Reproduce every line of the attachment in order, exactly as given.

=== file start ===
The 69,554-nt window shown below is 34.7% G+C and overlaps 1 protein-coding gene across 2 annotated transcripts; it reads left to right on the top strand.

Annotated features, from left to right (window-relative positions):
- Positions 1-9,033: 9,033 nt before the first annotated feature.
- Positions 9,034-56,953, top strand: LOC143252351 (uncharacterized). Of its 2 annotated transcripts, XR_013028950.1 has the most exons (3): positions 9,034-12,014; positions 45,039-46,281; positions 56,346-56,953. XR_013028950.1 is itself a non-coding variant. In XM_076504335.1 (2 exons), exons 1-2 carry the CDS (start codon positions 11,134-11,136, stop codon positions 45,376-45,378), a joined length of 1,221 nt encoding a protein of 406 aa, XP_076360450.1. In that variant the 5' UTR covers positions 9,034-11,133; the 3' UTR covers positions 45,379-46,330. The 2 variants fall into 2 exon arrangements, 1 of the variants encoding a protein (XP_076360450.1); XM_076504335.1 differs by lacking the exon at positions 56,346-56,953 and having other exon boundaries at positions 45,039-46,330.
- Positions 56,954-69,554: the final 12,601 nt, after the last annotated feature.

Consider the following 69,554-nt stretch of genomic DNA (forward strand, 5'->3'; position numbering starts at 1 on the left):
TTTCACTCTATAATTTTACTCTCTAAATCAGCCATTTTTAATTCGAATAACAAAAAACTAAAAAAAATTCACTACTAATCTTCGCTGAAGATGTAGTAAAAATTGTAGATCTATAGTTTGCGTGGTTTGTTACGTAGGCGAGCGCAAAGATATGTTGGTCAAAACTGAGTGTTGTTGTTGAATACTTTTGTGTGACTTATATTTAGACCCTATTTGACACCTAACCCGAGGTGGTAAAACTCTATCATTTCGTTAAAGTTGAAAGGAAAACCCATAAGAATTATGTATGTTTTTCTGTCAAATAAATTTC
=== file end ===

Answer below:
The 69,554-nt window shown below is 34.7% G+C and overlaps 1 protein-coding gene across 2 annotated transcripts; it reads left to right on the top strand.

Annotated features, from left to right (window-relative positions):
- Positions 1-9,033: 9,033 nt before the first annotated feature.
- Positions 9,034-56,953, top strand: LOC143252351 (uncharacterized). Of its 2 annotated transcripts, XR_013028950.1 has the most exons (3): positions 9,034-12,014; positions 45,039-46,281; positions 56,346-56,953. XR_013028950.1 is itself a non-coding variant. In XM_076504335.1 (2 exons), exons 1-2 carry the CDS (start codon positions 11,134-11,136, stop codon positions 45,376-45,378), a joined length of 1,221 nt encoding a protein of 406 aa, XP_076360450.1. In that variant the 5' UTR covers positions 9,034-11,133; the 3' UTR covers positions 45,379-46,330. The 2 variants fall into 2 exon arrangements, 1 of the variants encoding a protein (XP_076360450.1); XM_076504335.1 differs by lacking the exon at positions 56,346-56,953 and having other exon boundaries at positions 45,039-46,330.
- Positions 56,954-69,554: the final 12,601 nt, after the last annotated feature.

Consider the following 69,554-nt stretch of genomic DNA (forward strand, 5'->3'; position numbering starts at 1 on the left):
TTTCACTCTATAATTTTACTCTCTAAATCAGCCATTTTTAATTCGAATAACAAAAAACTAAAAAAAATTCACTACTAATCTTCGCTGAAGATGTAGTAAAAATTGTAGATCTATAGTTTGCGTGGTTTGTTACGTAGGCGAGCGCAAAGATATGTTGGTCAAAACTGAGTGTTGTTGTTGAATACTTTTGTGTGACTTATATTTAGACCCTATTTGACACCTAACCCGAGGTGGTAAAACTCTATCATTTCGTTAAAGTTGAAAGGAAAACCCATAAGAATTATGTATGTTTTTCTGTCAAATAAATTTC